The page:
Hundreds of people made their way to Western Illinois University for the 19th annual Founders' Day celebrations Monday.
The school was founded in 1899, three years before it officially opened its classrooms to students.
Monday's ceremony at the Student Union welcomed WIU students, staff, alumni and state lawmakers.
The ceremony ended with a state of the university speech by WIU President Jack Thomas. His message focused on the school's history and the people who impacted the university during the last century.
"The history helps us appreciate where we are today and predict where we want to be in the future," Thomas said.
Thomas also spoke about projects he hopes to accomplish in the near future, including a new welcome center on the north side of town and a new competitive science complex for students.
A project sitting high on the to-do list at WIU is the construction of a performing arts center on campus. The university held a ground breaking ceremony back in April of last year, but not much else has happened since.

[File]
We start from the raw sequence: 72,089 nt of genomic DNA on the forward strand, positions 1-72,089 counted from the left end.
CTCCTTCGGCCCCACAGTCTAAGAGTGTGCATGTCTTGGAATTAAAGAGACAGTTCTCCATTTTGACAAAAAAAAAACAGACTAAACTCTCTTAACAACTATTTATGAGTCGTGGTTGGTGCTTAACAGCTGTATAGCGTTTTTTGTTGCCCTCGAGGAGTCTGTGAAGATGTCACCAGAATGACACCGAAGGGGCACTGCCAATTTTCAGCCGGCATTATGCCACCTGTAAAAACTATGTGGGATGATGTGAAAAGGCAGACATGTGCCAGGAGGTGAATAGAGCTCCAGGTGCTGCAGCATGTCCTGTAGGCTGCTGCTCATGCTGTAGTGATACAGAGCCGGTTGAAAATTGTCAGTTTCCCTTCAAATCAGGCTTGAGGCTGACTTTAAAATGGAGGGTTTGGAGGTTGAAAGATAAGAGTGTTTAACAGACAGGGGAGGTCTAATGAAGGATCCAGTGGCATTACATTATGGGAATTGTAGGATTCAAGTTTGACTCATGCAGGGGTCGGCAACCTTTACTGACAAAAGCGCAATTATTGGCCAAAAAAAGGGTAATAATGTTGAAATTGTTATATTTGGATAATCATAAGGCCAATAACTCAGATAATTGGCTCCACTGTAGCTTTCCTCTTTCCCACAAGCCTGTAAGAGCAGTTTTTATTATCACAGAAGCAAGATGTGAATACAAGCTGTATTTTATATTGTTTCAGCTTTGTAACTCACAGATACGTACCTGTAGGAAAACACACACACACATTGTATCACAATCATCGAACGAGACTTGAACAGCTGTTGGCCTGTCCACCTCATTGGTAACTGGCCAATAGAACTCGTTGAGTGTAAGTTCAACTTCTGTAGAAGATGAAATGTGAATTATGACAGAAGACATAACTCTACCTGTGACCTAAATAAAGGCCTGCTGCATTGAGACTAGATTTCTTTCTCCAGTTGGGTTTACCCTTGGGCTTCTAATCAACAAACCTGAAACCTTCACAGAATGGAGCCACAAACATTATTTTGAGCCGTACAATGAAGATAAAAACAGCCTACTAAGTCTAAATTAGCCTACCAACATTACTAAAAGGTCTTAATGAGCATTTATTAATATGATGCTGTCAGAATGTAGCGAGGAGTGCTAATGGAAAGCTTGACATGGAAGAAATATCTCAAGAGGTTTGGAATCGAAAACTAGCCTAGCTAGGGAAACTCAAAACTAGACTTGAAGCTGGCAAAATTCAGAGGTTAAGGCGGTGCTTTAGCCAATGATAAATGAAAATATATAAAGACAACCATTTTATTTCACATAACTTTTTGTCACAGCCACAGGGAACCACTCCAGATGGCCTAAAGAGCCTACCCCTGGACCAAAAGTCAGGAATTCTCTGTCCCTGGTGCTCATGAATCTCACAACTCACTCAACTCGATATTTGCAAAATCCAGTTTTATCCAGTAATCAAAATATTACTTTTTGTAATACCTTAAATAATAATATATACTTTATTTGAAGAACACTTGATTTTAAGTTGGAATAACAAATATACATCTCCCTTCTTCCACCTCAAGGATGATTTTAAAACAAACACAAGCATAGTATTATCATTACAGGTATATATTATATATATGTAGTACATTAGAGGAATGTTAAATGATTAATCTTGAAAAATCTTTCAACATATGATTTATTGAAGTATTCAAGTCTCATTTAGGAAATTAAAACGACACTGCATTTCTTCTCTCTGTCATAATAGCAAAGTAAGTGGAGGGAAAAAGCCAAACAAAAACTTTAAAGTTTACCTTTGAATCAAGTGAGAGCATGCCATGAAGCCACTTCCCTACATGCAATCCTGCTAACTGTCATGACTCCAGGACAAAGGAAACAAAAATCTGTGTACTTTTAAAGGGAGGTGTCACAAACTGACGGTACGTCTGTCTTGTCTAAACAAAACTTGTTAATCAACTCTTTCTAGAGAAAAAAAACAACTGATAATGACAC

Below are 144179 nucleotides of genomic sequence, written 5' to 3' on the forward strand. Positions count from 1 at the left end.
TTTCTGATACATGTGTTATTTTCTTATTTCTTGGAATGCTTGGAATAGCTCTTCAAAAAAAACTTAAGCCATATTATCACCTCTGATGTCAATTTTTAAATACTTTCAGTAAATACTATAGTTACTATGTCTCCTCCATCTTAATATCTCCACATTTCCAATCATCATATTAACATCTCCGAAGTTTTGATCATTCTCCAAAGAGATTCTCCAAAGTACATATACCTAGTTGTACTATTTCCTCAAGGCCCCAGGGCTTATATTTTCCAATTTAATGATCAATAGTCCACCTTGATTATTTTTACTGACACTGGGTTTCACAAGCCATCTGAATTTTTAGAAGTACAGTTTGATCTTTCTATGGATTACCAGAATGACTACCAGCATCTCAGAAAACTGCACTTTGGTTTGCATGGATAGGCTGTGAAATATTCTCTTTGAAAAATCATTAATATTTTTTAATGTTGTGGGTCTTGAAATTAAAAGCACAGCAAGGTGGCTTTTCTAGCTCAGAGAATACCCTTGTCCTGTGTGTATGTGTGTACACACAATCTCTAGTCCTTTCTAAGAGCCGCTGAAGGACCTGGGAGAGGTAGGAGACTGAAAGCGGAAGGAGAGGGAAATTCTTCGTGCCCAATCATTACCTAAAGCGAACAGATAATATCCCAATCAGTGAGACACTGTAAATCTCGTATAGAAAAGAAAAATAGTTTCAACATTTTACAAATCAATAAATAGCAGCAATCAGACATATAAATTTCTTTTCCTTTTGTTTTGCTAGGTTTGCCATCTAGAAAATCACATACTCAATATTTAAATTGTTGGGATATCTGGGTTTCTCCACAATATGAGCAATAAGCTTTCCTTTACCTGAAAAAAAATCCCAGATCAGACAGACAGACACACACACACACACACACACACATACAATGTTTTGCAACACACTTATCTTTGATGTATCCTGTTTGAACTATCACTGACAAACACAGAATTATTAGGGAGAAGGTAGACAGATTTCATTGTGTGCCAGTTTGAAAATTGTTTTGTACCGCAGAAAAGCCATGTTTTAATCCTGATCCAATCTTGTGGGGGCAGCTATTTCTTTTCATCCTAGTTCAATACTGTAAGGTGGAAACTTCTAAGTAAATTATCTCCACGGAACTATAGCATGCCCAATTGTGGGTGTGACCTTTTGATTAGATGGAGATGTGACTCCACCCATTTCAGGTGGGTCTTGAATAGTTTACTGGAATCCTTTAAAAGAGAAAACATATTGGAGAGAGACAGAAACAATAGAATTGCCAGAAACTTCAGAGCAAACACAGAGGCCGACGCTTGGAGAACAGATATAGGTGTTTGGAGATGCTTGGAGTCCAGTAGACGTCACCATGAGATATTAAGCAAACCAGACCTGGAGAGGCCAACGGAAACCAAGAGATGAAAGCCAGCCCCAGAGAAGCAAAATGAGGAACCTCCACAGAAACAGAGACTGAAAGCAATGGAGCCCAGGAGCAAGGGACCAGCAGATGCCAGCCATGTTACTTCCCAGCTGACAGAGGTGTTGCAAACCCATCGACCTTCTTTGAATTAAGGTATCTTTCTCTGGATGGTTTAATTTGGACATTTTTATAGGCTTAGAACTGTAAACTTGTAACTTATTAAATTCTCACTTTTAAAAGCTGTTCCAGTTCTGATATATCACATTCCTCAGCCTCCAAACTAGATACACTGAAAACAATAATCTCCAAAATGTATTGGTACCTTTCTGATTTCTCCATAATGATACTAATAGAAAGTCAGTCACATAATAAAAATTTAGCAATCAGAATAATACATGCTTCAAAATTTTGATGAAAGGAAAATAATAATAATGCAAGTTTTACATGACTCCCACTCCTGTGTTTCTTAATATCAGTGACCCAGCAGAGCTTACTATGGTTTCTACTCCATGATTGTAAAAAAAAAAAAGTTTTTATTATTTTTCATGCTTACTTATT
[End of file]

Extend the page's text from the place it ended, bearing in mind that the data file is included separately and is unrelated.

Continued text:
Budget Director Matt Bierman says the budget for the project just isn't there without state funding.
Just this year, the state cut $3.4 million from WIU's funding, which created an issue for operational costs.
"We continue to be very conservative during these tough times and plead with our legislators to make good decisions in funding our education going forward," Bierman said.
Meanwhile, the school will have to look elsewhere for capital improvement funding.
"Generally what happens when the state cuts us, is we put it on the backs of students. That's why you see tuition going up at a rate higher than inflation, because of the state's choices and how they're funding education in the state. At some point, that has to stop. We also have a crisis as to financial aid, because we raise tuition and they don't increase financial aid for students which makes it more difficult for students to come to college," Bierman said.
If WIU receives enough money to build the new performing arts center, the $68 million project will create about 400 construction jobs. The university initially expected it to open for concerts and performances by 2014, but that date is yet to be determined.